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The authors declare that they have no competing interests.

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Supplementary Information

Additional file 1: Table S1.

The putative metabolites identified in ESI+ mode.

Additional file 2: Table S2.

The putative metabolites identified in ESI- mode.

Additional file 3: Figure. S1.

Principal components analysis (PCA) scores plot generated from the detected metabolic features across all urine samples including QC samples in the positive (a) and negative (b) ion modes, respectively. Red dots represent urine samples, and green dots represent QC samples.

Additional file 4: Figure. S2.

Partial least squares-discriminate analysis (PLS-DA) score plots of metabolic profiling data in ESI- mode with their respective permutation plots for all comparison groups: (a) acutely infected vs. control, (b) chronically infected vs. control, and (c) acutely infected vs. chronically infected. Sample groups including acutely infected, chronically infected, and healthy control are labeled as AI, CI and Con, respectively.

Additional file 5: Figure. S3.

Quantitative analysis of mouse urinary metabolites in response to T. gondii infection in ESI- mode. (a) Volcano plot of quantified metabolites in acutely infected vs. control group, chronically infected vs. control group, and acutely infected vs. chronically infected group. In this plot, the x-axis is log 2 fold-change, which shows the direction of the change (negative scale is decrease and positive scale is increase) in the levels of metabolite intensity, while the y-axis is the -log10 P-value, which shows the significance of the change. (b) Comparison of significantly changed metabolites between acutely infected, chronically infected, and control mice in ESI+ mode. Each row represents data for a particular metabolite, and each column represents a urine sample. The colors reddish brown and blue reflect increasing and reduced metabolite levels, respectively. Columns were hierarchically clustered based on an average linkage using Pearson correlation coefficients as the distance measure. Sample groups including acutely infected, chronically infected, and healthy control are labeled as AI, CI and Con, respectively.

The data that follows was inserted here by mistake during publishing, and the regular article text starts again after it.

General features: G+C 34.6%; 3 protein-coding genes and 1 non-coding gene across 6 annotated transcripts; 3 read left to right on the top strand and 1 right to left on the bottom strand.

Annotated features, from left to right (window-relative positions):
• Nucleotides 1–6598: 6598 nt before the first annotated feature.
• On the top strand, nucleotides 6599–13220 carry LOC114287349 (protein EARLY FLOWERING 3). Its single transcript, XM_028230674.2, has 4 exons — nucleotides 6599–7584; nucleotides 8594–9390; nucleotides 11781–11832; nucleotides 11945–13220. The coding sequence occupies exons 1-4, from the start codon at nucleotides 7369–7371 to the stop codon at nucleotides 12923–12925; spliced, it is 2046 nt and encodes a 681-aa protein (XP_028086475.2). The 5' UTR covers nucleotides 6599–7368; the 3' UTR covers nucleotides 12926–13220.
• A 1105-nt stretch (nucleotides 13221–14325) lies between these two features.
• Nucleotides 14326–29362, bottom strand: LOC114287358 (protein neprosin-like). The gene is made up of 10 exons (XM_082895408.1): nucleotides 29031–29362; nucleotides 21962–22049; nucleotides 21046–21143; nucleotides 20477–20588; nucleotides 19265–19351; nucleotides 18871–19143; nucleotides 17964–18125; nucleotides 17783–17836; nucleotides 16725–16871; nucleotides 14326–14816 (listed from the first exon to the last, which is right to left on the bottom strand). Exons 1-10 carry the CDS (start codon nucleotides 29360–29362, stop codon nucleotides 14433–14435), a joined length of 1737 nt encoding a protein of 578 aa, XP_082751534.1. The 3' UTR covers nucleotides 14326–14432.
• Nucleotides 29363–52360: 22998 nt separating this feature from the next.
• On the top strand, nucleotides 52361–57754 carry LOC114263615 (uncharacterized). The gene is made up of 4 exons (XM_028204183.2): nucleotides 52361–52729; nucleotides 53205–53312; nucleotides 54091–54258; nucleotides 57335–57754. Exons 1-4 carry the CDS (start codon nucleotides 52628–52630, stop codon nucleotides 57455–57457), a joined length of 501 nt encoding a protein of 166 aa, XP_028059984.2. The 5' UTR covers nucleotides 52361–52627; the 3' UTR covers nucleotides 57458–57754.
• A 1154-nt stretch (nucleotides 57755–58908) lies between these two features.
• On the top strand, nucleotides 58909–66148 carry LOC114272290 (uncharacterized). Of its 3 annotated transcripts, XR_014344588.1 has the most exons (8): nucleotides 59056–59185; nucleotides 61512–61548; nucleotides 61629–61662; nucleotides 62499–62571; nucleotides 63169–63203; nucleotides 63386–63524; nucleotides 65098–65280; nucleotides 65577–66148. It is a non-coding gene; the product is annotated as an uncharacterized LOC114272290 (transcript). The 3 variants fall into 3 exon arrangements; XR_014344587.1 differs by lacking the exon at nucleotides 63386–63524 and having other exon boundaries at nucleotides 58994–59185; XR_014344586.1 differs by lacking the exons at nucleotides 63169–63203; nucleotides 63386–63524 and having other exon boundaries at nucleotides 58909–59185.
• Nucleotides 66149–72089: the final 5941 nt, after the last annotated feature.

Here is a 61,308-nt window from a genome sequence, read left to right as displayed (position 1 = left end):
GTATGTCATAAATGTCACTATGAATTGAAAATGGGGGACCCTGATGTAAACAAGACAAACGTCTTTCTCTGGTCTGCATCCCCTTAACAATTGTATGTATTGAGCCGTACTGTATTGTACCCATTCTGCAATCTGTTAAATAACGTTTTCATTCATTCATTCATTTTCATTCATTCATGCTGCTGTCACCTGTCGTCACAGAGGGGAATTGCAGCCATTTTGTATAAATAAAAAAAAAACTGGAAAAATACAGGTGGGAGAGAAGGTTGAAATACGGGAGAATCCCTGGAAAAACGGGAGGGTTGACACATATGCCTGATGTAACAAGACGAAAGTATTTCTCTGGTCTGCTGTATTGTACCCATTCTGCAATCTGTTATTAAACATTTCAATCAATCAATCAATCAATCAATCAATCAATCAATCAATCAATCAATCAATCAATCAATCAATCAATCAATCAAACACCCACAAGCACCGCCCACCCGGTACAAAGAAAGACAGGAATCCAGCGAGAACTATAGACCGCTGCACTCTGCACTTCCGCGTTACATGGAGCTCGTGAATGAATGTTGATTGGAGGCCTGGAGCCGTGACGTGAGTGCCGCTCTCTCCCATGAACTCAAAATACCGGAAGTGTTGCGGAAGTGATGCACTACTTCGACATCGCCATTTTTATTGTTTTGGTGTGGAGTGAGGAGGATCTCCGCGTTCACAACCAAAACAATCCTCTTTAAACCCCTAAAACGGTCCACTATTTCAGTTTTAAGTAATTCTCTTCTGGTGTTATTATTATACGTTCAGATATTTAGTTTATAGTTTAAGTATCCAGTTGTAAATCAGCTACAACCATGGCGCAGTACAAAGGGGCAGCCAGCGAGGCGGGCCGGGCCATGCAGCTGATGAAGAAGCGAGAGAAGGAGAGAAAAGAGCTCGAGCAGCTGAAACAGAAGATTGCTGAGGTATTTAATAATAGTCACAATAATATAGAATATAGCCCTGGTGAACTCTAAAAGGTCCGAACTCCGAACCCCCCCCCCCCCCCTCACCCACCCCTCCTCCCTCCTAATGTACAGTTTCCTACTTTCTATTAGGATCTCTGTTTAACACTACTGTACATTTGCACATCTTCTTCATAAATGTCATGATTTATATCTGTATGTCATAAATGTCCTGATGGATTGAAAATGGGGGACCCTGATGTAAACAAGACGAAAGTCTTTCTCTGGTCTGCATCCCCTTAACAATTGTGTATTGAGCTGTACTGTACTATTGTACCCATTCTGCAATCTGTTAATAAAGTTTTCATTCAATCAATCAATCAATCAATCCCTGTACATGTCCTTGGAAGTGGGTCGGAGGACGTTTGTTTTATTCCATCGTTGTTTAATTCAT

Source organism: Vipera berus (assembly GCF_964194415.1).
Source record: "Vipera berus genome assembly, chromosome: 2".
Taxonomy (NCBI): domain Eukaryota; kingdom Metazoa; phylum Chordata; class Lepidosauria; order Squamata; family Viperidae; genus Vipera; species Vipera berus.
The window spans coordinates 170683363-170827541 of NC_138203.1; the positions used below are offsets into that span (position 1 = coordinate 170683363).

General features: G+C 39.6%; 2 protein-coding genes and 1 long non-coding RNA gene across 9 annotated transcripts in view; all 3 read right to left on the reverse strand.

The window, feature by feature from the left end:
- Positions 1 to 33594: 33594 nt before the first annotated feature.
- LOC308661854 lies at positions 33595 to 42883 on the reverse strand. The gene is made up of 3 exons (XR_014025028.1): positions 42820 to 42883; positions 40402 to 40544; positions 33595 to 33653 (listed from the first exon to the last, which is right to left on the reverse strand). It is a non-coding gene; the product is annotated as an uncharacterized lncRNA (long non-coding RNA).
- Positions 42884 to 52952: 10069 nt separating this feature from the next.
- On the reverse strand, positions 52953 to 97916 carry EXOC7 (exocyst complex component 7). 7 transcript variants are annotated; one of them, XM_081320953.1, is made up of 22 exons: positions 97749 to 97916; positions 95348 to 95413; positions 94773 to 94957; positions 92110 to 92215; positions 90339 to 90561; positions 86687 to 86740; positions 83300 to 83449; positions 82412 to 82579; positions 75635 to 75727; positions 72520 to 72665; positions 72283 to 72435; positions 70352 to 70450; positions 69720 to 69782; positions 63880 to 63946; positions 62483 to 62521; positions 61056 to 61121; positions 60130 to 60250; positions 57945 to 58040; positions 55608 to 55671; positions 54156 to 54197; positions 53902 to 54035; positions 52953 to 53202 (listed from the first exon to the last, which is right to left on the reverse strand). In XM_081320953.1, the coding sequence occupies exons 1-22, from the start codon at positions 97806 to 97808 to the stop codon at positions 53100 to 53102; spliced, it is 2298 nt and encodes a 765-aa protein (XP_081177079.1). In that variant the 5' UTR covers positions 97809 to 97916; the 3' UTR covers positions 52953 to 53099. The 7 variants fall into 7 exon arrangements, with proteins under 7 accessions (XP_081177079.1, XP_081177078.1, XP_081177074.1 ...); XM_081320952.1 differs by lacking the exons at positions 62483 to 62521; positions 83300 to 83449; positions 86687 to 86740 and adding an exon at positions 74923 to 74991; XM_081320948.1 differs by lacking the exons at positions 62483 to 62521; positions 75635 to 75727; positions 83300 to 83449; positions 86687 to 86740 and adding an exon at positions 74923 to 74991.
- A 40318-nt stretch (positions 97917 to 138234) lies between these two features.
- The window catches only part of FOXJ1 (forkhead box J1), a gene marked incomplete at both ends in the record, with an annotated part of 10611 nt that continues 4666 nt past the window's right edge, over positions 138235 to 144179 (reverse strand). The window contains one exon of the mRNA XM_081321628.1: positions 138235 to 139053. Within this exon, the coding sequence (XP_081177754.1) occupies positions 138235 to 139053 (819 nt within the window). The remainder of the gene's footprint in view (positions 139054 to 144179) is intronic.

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Zhou, CX., Li, LY., Huang, CQ. et al. Investigation of urine metabolome of BALB/c mouse infected with an avirulent strain of Toxoplasma gondii. Parasites Vectors 15, 271 (2022). https://doi.org/10.1186/s13071-022-05408-2

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Keywords

  • Toxoplasma gondii
  • Urine
  • Mass spectrometry
  • Metabolomics